The start of the smushy sentimental part.

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I officially have 12 days left in Mexico. People have started to leave to return to their various real-life responsibilities. There are still new little adventures everyday (for example, adventure Monday this week… I didn’t really do anything new, but I did see a car covered in 100 origami butterflies… I think that counts, right?). There are still things about Mexican culture that I think I understand, and then it turns out to be completely mistaken (for example pointing to the left and right at the same time does not indicate a lack of orientation, but rather a measurement of something totally unrelated). Anyways, more than anything for my own sake, I have decided to dedicate the next blog posts to writing about things that I have learned from Mexico that I want to remember when I go back to the U.S.
Starting today.

What I have learned about life by living in Mexico:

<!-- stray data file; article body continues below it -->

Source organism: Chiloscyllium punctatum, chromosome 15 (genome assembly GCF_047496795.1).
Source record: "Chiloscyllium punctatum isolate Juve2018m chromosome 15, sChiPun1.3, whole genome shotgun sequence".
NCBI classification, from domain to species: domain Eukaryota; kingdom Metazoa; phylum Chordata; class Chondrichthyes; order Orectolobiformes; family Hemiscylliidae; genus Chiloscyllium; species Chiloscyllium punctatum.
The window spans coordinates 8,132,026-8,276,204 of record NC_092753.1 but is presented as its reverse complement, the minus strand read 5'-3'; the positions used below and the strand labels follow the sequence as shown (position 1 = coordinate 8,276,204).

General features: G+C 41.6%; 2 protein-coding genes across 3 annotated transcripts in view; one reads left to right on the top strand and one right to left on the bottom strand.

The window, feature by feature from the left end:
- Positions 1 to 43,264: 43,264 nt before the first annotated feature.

1. Cut vegetables and fruit slowly.

The literal meaning of this is: cut vegetables and fruits slowly. They will look prettier, taste better, and they will probably fit better into whatever recipe you are making.

The metaphorical meaning of this is: calm down. It’s worth the extra 5 minutes of patience to enjoy something more beautiful. Mexicans are incredibly good at this philosophy. It takes a lot of work to slow down for those extra 5 minutes and really pay attention to what you’re doing, but I repeat, it’s worth it. That onion is no longer a seasoning for your omelet, but rather a display of patience and care.

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